Yet, in a subtler sense, are we not all theocrats now? So you might have thought when, in 2006, Barack Obama declared, "Secularists are wrong when they ask believers to leave their religion at the door before entering into the public square." Certainly, the etiquette of the current presidential campaign has allowed Democrats free rein to invoke the Almighty, even as it denies that right to Republicans. "We have chosen to keep our politics unilluminated by divine revelation," intones Columbia University professor Mark Lilla in his recent book, The Stillborn God: Religion, Politics, and the Modern West (2007). Hardly! Approaching the 2008 election, the Democratic candidates were "carefully marinated in Scripture," as Time magazine put it, a far cry from Howard Dean's religion-allergic presidential campaign four years earlier. Dean bluntly said, "My religion doesn't inform my public policy." Though Dean is today chairman of the Democratic National Committee, his secularist war cry has been thoroughly abandoned-by Democrats. In proposing immigration reform, Hillary Clinton quotes the New Testament for support. Today, there are many on the Left who would claim to be inspired by the question, What would Jesus do? Al Gore, for one. In their heart, religious conservatives might ask themselves the same question, but most are too fearful to face up openly to the full implications of a biblical politics or to express those implications in public. This book speaks to the shy and hesitant, urging them to take courage, in the manner of the biblical prophets. It's time to bring the Bible unapologetically into the maelstrom of American politics.
If the Bible is all that it's cracked up to be by the faithful, however, namely a reflection of God's own mind expressed in human language, then why would only a few religious weirdos contemplate enacting its legislation as it appears in the scriptural text? For one thing, the Bible almost never means what it seems to mean when read in literal fashion as if you were reading a newspaper. However, if we did try to read the Bible that way, we would right away smack up against the fact that the Bible literally addresses itself to a Jewish commonwealth where most of the citizens are farmers. America is neither a Jewish country nor a predominantly agricultural society. On those grounds alone, a simpleminded political reading of the Bible has to be rejected.
More to the point, America is a constitutional republic, and that is not going to change. No one wants it to change. America is also a pluralist society that, even though the Founders certainly envisioned a Christian country, today contentedly tolerates many religions and enforces none. No one wants that to change either. Any religiously inspired daydream to the contrary would result in political policy prescriptions that are strictly dead on arrival.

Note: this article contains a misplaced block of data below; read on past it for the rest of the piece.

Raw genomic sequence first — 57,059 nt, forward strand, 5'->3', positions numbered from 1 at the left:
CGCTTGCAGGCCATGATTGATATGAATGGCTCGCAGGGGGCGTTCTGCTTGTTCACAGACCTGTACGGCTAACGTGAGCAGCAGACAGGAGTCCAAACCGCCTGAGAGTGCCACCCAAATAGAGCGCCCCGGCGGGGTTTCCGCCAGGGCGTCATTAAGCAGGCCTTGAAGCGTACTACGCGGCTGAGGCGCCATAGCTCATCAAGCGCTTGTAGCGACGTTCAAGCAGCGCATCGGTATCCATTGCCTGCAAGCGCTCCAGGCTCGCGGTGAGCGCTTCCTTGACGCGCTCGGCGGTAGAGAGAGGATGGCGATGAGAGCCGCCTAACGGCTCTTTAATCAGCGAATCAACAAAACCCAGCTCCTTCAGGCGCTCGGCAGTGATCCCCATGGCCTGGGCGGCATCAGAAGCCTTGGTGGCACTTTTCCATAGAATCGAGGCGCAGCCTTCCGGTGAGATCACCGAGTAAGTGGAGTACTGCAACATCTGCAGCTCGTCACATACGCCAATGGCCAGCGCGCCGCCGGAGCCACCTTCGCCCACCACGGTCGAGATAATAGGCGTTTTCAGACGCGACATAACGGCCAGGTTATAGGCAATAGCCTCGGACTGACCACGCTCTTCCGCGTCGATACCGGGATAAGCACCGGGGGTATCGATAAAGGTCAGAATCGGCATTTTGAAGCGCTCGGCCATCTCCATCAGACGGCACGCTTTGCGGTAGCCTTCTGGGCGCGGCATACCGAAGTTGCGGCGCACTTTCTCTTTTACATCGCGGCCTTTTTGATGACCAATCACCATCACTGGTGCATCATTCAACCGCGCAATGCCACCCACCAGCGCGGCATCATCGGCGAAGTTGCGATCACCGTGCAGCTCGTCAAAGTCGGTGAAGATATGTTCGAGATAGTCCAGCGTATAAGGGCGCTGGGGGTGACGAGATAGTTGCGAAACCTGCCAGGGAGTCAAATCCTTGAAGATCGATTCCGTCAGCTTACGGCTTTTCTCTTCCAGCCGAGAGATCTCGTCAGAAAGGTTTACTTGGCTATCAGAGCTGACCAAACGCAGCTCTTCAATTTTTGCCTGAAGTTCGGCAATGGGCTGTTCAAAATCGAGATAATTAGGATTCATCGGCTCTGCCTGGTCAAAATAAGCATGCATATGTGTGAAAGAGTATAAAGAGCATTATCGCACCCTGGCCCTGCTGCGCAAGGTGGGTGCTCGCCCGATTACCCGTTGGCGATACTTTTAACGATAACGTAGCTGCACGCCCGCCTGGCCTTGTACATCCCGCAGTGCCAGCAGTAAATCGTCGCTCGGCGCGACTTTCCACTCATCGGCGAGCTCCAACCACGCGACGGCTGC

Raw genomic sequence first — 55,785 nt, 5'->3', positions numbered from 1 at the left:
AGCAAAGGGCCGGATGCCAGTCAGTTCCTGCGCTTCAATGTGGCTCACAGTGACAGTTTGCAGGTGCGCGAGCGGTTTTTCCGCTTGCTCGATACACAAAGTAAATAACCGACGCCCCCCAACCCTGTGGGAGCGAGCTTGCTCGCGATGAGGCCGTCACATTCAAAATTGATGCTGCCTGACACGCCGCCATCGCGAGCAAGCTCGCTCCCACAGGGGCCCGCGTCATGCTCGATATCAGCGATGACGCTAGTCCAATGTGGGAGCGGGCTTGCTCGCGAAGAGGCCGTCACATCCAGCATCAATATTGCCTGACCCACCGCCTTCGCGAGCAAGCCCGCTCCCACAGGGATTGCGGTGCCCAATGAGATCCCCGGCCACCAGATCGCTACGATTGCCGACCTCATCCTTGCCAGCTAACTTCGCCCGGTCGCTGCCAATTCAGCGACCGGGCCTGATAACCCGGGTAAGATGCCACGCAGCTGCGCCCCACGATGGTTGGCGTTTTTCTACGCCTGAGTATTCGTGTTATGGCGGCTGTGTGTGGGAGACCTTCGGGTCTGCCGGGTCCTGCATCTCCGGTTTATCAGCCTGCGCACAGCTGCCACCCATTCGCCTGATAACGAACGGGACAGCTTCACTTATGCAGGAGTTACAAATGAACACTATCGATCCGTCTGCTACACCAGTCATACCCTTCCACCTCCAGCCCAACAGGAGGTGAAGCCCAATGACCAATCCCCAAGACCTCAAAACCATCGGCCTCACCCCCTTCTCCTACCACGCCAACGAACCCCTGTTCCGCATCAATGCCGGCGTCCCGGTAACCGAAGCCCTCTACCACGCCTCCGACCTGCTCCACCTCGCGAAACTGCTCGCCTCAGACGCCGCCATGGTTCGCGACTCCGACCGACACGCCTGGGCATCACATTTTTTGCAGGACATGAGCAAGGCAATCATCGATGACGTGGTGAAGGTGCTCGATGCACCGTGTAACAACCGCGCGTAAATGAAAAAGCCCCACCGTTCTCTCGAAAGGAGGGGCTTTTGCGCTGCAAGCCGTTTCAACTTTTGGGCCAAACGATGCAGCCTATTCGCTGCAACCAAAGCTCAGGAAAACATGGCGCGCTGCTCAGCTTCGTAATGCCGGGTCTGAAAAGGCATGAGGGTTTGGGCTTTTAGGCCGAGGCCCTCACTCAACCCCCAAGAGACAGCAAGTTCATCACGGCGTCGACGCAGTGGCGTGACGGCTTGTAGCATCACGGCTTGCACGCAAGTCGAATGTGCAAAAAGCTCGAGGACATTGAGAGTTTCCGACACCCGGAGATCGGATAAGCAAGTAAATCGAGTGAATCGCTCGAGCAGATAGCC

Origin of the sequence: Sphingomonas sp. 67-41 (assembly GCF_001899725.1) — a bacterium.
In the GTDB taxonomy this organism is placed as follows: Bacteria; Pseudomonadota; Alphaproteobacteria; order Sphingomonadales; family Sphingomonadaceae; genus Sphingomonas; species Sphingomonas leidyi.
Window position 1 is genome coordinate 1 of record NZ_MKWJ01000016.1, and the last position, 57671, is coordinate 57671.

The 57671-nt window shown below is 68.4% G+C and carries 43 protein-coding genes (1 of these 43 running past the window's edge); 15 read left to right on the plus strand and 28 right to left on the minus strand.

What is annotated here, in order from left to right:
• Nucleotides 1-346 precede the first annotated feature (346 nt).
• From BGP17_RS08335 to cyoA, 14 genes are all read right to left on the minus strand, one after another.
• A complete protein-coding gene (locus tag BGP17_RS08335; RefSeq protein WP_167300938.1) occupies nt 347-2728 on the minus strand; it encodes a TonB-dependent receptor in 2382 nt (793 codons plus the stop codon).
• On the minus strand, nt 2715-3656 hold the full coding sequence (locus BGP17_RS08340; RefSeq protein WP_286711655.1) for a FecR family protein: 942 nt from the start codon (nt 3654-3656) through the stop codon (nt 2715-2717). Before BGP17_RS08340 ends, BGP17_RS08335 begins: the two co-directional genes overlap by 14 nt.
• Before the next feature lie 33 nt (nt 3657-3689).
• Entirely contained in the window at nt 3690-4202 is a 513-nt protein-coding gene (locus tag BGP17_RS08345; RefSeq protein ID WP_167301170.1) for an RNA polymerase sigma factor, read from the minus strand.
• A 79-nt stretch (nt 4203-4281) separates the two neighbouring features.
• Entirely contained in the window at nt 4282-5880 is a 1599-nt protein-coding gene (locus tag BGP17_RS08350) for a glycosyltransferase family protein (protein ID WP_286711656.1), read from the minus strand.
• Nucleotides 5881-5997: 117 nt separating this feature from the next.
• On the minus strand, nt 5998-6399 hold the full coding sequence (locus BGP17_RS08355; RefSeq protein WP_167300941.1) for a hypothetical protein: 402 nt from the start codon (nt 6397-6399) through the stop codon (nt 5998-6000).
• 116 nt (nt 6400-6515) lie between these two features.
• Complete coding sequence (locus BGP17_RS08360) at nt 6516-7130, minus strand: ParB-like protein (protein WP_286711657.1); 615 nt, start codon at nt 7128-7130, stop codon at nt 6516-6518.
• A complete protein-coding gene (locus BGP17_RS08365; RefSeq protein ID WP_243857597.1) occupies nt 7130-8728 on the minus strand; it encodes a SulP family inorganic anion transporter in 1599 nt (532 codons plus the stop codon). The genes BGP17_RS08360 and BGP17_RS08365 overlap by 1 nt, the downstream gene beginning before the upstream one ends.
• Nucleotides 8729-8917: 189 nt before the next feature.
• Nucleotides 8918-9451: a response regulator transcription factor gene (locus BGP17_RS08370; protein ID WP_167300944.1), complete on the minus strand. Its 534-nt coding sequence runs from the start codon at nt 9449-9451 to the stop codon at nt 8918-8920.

Instead, what I have in mind is to draw out the larger principles of the Bible's political vision. On the question of what those principles are, there has been much disagreement. Biblical politics is not exclusively a right-wing preoccupation. Both abolition and civil rights were essentially religious crusades. And in the nineteenth and twentieth centuries, socialism was, for many (like Leo Tolstoy), explicitly derived from the egalitarian teachings of Jesus. In this country, the Social Gospel movement was frankly touted as a form of Christian socialism. So don't believe it when you hear that only the Right seeks to enshrine its religious values in practical law.
Nor is it only liberal Christians such as Gore and Mrs. Clinton who would do so. The most aggressive and intolerant theocrats are ideologues like Richard Dawkins. But isn't he an atheist? Sure, but Mitt Romney got it exactly right when he said, in 2007, that secularists seem "intent on establishing a new religion in America-the religion of secularism." For each element in the Judeo-Christian family of faiths, aggressive secularism has its counterpart: a strict ethical code, focusing on health issues ("Thou shalt not smoke," etc.); the use of shame when individuals disregard ethical rules (e.g., fat people); a related promise of eternal life through medical advances; a creation story (Darwinian evolution); a threatened apocalypse heralding the end of civilization (catastrophic climate change); and so forth. All that's missing is a deity, but not every religion has one, as the case of Zen Buddhism attests. The Secular Church is populous and dynamic, with a membership far exceeding the figure of 7.5 percent of Americans who identify themselves as "secular." Many individuals who identify nominally as Jews or Christians in fact are devout secularists.